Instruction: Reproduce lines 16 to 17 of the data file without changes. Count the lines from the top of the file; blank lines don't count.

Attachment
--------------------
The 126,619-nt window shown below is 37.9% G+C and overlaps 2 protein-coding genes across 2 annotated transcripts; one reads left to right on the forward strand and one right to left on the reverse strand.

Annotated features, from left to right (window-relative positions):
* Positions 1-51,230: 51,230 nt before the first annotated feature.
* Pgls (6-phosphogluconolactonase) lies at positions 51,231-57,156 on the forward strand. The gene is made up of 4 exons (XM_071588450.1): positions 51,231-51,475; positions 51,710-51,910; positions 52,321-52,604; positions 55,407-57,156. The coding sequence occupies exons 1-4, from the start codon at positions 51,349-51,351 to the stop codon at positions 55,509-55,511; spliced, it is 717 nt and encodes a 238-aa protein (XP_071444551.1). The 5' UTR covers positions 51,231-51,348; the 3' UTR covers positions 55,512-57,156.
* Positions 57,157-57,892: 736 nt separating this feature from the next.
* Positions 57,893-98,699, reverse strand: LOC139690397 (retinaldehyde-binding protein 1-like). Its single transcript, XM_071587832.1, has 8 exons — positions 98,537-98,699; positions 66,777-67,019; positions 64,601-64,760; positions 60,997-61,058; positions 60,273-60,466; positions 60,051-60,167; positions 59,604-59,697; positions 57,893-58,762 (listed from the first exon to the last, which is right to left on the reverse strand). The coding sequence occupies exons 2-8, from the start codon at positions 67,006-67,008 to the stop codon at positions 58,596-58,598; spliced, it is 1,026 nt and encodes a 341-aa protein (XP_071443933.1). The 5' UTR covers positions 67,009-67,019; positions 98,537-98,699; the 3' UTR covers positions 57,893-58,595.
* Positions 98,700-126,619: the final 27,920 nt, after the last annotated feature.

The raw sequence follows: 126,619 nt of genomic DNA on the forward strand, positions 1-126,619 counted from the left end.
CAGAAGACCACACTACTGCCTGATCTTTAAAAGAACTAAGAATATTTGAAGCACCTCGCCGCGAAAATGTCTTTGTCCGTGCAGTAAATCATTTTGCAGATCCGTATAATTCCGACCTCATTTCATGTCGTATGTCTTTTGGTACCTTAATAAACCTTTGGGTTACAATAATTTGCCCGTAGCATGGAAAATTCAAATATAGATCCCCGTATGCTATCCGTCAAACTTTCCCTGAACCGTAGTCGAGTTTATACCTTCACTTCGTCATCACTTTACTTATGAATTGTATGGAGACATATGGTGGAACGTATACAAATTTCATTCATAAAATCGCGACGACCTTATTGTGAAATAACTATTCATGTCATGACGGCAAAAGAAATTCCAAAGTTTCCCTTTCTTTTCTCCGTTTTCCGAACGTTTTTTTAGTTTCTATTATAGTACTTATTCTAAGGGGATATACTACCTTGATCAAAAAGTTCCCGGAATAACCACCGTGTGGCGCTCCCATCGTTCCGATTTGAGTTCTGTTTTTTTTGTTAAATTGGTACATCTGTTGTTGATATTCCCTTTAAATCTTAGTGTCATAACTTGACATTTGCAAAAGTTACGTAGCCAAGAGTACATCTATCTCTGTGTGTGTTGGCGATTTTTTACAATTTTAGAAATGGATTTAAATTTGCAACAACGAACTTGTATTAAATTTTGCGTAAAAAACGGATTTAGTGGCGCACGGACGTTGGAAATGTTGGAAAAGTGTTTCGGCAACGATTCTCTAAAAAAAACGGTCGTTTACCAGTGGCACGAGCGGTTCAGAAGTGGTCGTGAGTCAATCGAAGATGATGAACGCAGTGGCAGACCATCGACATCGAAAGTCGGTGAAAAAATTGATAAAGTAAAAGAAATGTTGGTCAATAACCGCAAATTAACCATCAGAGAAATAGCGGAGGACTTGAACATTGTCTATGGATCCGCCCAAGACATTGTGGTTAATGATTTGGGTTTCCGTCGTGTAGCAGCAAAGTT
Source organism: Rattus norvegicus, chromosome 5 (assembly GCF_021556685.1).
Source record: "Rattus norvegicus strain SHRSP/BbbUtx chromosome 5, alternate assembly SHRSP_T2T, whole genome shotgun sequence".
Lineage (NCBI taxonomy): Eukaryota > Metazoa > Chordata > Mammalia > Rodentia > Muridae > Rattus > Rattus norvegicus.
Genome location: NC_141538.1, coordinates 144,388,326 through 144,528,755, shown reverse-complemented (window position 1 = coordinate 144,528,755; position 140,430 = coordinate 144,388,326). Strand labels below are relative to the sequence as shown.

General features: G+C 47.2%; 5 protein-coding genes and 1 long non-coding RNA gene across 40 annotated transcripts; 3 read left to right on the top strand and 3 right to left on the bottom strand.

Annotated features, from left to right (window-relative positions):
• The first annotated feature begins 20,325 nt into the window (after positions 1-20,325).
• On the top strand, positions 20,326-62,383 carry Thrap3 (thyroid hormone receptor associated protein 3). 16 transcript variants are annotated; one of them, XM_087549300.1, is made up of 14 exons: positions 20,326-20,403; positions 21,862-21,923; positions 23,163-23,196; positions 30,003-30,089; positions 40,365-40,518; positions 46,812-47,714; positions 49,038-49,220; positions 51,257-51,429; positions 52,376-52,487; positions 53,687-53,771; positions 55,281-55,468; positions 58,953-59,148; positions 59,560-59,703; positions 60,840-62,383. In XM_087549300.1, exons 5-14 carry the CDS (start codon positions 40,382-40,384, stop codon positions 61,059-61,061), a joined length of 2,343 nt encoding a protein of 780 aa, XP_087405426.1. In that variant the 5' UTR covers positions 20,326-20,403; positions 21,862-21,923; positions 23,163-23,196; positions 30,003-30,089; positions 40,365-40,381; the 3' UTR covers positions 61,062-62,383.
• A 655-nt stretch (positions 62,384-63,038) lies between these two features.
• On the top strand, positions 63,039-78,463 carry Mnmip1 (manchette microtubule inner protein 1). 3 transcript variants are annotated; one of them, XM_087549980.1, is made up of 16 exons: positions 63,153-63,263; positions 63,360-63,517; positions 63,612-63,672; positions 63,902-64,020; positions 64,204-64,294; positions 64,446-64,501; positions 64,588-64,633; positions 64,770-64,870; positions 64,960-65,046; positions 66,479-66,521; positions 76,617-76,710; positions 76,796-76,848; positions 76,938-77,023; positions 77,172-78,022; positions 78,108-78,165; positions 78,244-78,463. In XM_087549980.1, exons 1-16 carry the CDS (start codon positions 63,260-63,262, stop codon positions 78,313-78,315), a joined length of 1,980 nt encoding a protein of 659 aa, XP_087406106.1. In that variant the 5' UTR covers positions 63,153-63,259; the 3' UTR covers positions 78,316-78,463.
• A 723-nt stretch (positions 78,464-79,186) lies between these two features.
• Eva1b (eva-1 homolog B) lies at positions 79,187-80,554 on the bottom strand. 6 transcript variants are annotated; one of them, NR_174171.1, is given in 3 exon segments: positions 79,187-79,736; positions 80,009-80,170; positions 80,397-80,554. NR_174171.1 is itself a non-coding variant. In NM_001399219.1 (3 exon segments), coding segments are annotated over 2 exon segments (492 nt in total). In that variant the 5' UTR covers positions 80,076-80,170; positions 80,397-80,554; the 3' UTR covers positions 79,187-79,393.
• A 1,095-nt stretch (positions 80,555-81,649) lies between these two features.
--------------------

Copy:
• The first annotated feature begins 20,325 nt into the window (after positions 1-20,325).
• On the top strand, positions 20,326-62,383 carry Thrap3 (thyroid hormone receptor associated protein 3). 16 transcript variants are annotated; one of them, XM_087549300.1, is made up of 14 exons: positions 20,326-20,403; positions 21,862-21,923; positions 23,163-23,196; positions 30,003-30,089; positions 40,365-40,518; positions 46,812-47,714; positions 49,038-49,220; positions 51,257-51,429; positions 52,376-52,487; positions 53,687-53,771; positions 55,281-55,468; positions 58,953-59,148; positions 59,560-59,703; positions 60,840-62,383. In XM_087549300.1, exons 5-14 carry the CDS (start codon positions 40,382-40,384, stop codon positions 61,059-61,061), a joined length of 2,343 nt encoding a protein of 780 aa, XP_087405426.1. In that variant the 5' UTR covers positions 20,326-20,403; positions 21,862-21,923; positions 23,163-23,196; positions 30,003-30,089; positions 40,365-40,381; the 3' UTR covers positions 61,062-62,383.